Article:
Bruyere O, Honore A, Ethgen O, Rovati LC, Giacovelli G, Henrotin YE, Seidel L, Reginster JY. WHO Collaborating Center for Public Health Aspect of Osteoarticular Disorders, Liege, Belgium.

OBJECTIVE: To investigate the relationship between baseline radiographic severity of knee osteoarthritis (OA) and the importance of long-term joint space narrowing. DESIGN: Sub-analysis from a three-year randomized, placebo-controlled, prospective study, of 212 patients with knee OA, recruited in an osteoarthritic outpatient clinic and having been part of a study evaluating the effect of glucosamine sulfate on symptom and structure modification in knee OA. MATERIAL AND METHODS: Measurements of mean joint space width (JSW), assessed by a computer-assisted method, were performed at baseline and after 3 years, on weightbearing anteroposterior knee radiographs. RESULTS: In the placebo group, baseline JSW was significantly and negatively correlated with the joint space narrowing observed after 3 years (r=-0.34, P=0.003). In the lowest quartile of baseline mean JSW (<4.5mm), the JSW increased after 3 years by (mean (S.D.)) 3.8% (23.8) in the placebo group and 6.2% (17.5) in the glucosamine sulfate group. The difference between the two groups in these patients with the most severe OA at baseline was not statistically significant (P=0.70). In the highest quartile of baseline mean JSW (>6.2mm), a joint space narrowing of 14.9% (17.9) occurred in the placebo group after 3 years while patients from the glucosamine sulfate group only experienced a narrowing of 6.0% (15.1). Patients with the most severe OA at baseline had a RR of 0.42 (0.17-1.01) to experience a 0.5mm joint space narrowing over 3 years, compared to those with the less affected joint. In patients with mild OA, i.e. in the highest quartile of baseline mean JSW, glucosamine sulfate use was associated with a trend (P=0.10) towards a significant reduction in joint space narrowing. CONCLUSION: These results suggest that patients with the less severe radiographic knee OA will experience, over 3 years, the most dramatic disease progression in terms of joint space narrowing. Such patients may be particularly responsive to structure-modifying drugs. Copyright 2003 OsteoArthritis Research Society International. Published by Elsevier Science Ltd.

Arch Intern Med. 2002 Oct 14;162(18):2113-23. Related Articles, Links

Glucosamine sulfate use and delay of progression of knee osteoarthritis: a 3-year, randomized, placebo-controlled, double-blind study.

Pavelka K, Gatterova J, Olejarova M, Machacek S, Giacovelli G, Rovati LC. Department of Medicine and Rheumatology, Charles University, Prague, Czech Republic.

BACKGROUND: Conventional symptomatic treatments for osteoarthritis do not favorably affect disease progression. The aim of this randomized, placebo-controlled trial was to determine whether long-term (3-year) treatment with glucosamine sulfate can modify the progression of joint structure and symptom changes in knee osteoarthritis, as previously suggested. METHODS: Two hundred two patients with knee osteoarthritis (using American College of Rheumatology criteria) were randomized to receive oral glucosamine sulfate, 1500 mg once a day, or placebo. Changes in radiographic minimum joint space width were measured in the medial compartment of the tibiofemoral joint, and symptoms were assessed using the algo-functional indexes of Lequesne and WOMAC (Western Ontario and McMaster Universities). RESULTS: Osteoarthritis was of mild to moderate severity at enrollment, with average joint space widths of slightly less than 4 mm and a Lequesne index score of less than 9 points. Progressive joint space narrowing with placebo use was -0.19 mm (95% confidence interval, -0.29 to -0.09 mm) after 3 years. Conversely, there was no average change with glucosamine sulfate use (0.04 mm; 95% confidence interval, -0.06 to 0.14 mm), with a significant difference between groups (P =.001). Fewer patients treated with glucosamine sulfate experienced predefined severe narrowings (>0.5 mm): 5% vs 14% (P =.05). Symptoms improved modestly with placebo use but as much as 20% to 25% with glucosamine sulfate use, with significant final differences on the Lequesne index and the WOMAC total index and pain, function, and stiffness subscales. Safety was good and without differences between groups. CONCLUSION: Long-term treatment with glucosamine sulfate retarded the progression of knee osteoarthritis, possibly determining disease modification.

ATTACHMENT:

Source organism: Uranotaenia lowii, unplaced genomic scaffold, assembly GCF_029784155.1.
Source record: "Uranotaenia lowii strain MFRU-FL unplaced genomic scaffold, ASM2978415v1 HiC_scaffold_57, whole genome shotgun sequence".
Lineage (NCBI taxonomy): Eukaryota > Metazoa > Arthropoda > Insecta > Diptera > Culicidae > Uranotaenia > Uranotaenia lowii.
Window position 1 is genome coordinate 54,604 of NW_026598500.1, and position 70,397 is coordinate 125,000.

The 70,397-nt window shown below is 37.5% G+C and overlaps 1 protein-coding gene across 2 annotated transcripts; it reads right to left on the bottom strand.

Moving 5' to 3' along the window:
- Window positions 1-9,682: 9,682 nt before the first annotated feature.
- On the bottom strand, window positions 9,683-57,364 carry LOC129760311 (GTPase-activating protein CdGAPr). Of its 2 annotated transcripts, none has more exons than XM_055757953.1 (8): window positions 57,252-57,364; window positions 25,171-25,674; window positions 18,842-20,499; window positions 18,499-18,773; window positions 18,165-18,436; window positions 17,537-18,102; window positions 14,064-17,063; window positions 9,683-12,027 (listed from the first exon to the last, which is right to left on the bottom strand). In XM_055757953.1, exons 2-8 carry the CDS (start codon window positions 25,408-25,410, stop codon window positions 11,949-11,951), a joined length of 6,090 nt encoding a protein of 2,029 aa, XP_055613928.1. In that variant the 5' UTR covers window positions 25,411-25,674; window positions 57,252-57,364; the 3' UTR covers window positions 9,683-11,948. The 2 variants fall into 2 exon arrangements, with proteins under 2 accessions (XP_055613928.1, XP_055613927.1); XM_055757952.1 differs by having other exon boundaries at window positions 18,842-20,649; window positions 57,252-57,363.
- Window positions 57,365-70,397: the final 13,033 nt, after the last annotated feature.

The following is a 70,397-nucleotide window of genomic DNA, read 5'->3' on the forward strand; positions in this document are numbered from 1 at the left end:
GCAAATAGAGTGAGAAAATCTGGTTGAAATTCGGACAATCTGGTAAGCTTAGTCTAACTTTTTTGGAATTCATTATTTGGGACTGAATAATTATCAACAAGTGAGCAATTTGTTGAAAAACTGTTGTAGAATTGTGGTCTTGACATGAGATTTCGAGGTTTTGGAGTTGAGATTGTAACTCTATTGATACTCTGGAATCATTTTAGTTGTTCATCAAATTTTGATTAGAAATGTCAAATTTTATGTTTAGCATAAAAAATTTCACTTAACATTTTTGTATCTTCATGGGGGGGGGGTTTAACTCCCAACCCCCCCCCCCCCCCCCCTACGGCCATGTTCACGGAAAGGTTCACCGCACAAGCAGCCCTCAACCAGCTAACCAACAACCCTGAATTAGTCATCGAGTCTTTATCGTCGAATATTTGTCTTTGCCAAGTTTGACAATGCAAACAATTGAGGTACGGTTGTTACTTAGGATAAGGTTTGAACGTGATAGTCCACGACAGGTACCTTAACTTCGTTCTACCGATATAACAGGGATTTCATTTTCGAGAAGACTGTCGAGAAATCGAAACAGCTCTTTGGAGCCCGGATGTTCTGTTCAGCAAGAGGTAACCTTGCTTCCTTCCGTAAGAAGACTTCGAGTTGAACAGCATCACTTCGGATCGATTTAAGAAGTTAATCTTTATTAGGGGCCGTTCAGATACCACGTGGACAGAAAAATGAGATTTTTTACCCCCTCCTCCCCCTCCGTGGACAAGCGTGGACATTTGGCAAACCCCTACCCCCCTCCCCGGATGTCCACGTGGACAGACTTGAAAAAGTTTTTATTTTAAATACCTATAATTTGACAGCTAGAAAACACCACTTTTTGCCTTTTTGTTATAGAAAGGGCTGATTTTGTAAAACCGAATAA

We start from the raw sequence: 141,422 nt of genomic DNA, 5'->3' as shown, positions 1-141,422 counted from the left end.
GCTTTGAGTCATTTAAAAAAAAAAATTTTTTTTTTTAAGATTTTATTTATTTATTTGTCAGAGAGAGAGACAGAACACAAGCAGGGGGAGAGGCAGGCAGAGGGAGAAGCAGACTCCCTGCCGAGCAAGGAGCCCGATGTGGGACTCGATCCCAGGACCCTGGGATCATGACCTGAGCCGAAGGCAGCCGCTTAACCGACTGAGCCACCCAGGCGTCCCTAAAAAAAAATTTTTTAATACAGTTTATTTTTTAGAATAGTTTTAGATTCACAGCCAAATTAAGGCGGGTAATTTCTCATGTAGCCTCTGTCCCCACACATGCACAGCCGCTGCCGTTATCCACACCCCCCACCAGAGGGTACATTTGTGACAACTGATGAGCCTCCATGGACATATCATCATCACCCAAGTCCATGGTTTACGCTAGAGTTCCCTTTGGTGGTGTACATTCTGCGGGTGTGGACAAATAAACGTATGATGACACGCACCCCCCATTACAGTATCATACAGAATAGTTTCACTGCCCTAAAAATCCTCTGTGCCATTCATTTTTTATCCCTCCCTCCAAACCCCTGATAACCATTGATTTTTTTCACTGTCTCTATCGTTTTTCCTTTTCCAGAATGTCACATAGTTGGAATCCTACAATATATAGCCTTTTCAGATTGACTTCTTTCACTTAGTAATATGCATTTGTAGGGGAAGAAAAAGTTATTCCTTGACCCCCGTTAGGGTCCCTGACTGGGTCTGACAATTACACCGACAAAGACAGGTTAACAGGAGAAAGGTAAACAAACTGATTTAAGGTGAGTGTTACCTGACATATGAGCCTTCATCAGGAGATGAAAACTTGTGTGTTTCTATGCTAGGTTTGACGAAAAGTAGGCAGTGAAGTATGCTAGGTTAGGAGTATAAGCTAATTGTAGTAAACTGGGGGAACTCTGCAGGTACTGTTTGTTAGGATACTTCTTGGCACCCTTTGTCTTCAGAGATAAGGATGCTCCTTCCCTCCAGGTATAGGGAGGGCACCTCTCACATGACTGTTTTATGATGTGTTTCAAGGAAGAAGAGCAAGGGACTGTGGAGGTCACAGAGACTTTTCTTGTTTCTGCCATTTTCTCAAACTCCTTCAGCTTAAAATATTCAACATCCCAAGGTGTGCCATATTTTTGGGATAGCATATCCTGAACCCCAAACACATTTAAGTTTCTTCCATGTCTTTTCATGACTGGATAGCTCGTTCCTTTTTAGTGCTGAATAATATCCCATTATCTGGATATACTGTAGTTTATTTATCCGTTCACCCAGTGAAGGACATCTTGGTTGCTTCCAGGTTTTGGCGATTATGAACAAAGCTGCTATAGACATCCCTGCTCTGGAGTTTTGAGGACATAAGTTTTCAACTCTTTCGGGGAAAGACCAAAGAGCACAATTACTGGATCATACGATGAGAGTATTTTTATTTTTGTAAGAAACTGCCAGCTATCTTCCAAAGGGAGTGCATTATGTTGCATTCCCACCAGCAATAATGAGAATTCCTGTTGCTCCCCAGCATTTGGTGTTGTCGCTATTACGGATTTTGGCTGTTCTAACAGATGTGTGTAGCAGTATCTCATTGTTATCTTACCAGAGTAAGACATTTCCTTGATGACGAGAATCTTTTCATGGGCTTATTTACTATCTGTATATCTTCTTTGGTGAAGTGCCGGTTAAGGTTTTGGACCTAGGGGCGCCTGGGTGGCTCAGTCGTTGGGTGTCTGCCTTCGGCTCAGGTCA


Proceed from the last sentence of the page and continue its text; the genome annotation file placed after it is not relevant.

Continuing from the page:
Cranio. 2001 Apr;19(2):130-9. Related Articles, Links

A randomized double-blind clinical trial of the effect of chondroitin sulfate and glucosamine hydrochloride on temporomandibular joint disorders: a pilot study.

Nguyen P, Mohamed SE, Gardiner D, Salinas T. Louisiana State University Health Sciences Center, New Orleans, USA.

Previous studies have shown chondroitin sulfate and glucosamine hydrochloride have beneficial effects on symptoms of osteoarthritis of the knee. Our aim was to study the effect of a daily dose of 1500 mg of glucosamine hydrochloride (GH) and 1200 mg of chondroitin sulfate (CS) taken for twelve weeks on subjects diagnosed with capsulitis, disk displacement, disk dislocation, or painful osteoarthritis of the temporomandibular joint (TMJ). Forty-five subjects were enrolled in the study and were randomly assigned to either an active medication group or a placebo group. Eleven subjects were lost from the study for various reasons, resulting in fourteen subjects remaining in the active medication group and twenty subjects remaining in the placebo group. Subjects taking CS-GH had improvements in their pain as measured by one index of the McGill Pain Questionnaire, in TMJ tenderness, in TMJ sounds, and in the number of daily over-the-counter medications needed. Subjects taking the placebo medication had improvements in their pains as measured by the visual analog scale and by four indices of the McGill Pain Questionnaire. Additional studies are required to evaluate the clinical effectiveness of CS-GH and to determine the exact mechanism by which CS-GH affects the articular cartilage of synovial joints.